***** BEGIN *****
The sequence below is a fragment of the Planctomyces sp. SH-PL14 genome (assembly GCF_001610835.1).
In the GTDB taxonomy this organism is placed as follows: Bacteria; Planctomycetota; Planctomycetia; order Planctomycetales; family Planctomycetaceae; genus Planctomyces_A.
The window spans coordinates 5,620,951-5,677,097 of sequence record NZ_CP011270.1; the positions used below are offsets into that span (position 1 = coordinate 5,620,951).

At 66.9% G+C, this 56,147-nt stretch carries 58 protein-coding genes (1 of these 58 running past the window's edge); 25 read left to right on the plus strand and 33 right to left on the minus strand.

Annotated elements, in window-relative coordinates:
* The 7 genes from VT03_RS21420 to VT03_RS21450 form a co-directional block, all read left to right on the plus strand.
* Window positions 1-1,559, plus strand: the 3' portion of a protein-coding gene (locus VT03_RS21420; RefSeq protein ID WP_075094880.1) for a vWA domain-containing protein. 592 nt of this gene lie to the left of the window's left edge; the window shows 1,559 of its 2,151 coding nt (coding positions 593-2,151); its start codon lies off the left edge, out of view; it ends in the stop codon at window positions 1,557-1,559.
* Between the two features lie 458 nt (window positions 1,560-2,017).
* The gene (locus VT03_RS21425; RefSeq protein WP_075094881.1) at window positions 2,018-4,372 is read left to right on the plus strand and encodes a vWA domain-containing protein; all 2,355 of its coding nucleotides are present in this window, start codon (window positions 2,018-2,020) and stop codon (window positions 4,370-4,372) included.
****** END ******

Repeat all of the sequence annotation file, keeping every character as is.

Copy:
The sequence below is a fragment of the Planctomyces sp. SH-PL14 genome (assembly GCF_001610835.1).
In the GTDB taxonomy this organism is placed as follows: Bacteria; Planctomycetota; Planctomycetia; order Planctomycetales; family Planctomycetaceae; genus Planctomyces_A.
The window spans coordinates 5,620,951-5,677,097 of sequence record NZ_CP011270.1; the positions used below are offsets into that span (position 1 = coordinate 5,620,951).

At 66.9% G+C, this 56,147-nt stretch carries 58 protein-coding genes (1 of these 58 running past the window's edge); 25 read left to right on the plus strand and 33 right to left on the minus strand.

Annotated elements, in window-relative coordinates:
* The 7 genes from VT03_RS21420 to VT03_RS21450 form a co-directional block, all read left to right on the plus strand.
* Window positions 1-1,559, plus strand: the 3' portion of a protein-coding gene (locus VT03_RS21420; RefSeq protein ID WP_075094880.1) for a vWA domain-containing protein. 592 nt of this gene lie to the left of the window's left edge; the window shows 1,559 of its 2,151 coding nt (coding positions 593-2,151); its start codon lies off the left edge, out of view; it ends in the stop codon at window positions 1,557-1,559.
* Between the two features lie 458 nt (window positions 1,560-2,017).
* The gene (locus VT03_RS21425; RefSeq protein WP_075094881.1) at window positions 2,018-4,372 is read left to right on the plus strand and encodes a vWA domain-containing protein; all 2,355 of its coding nucleotides are present in this window, start codon (window positions 2,018-2,020) and stop codon (window positions 4,370-4,372) included.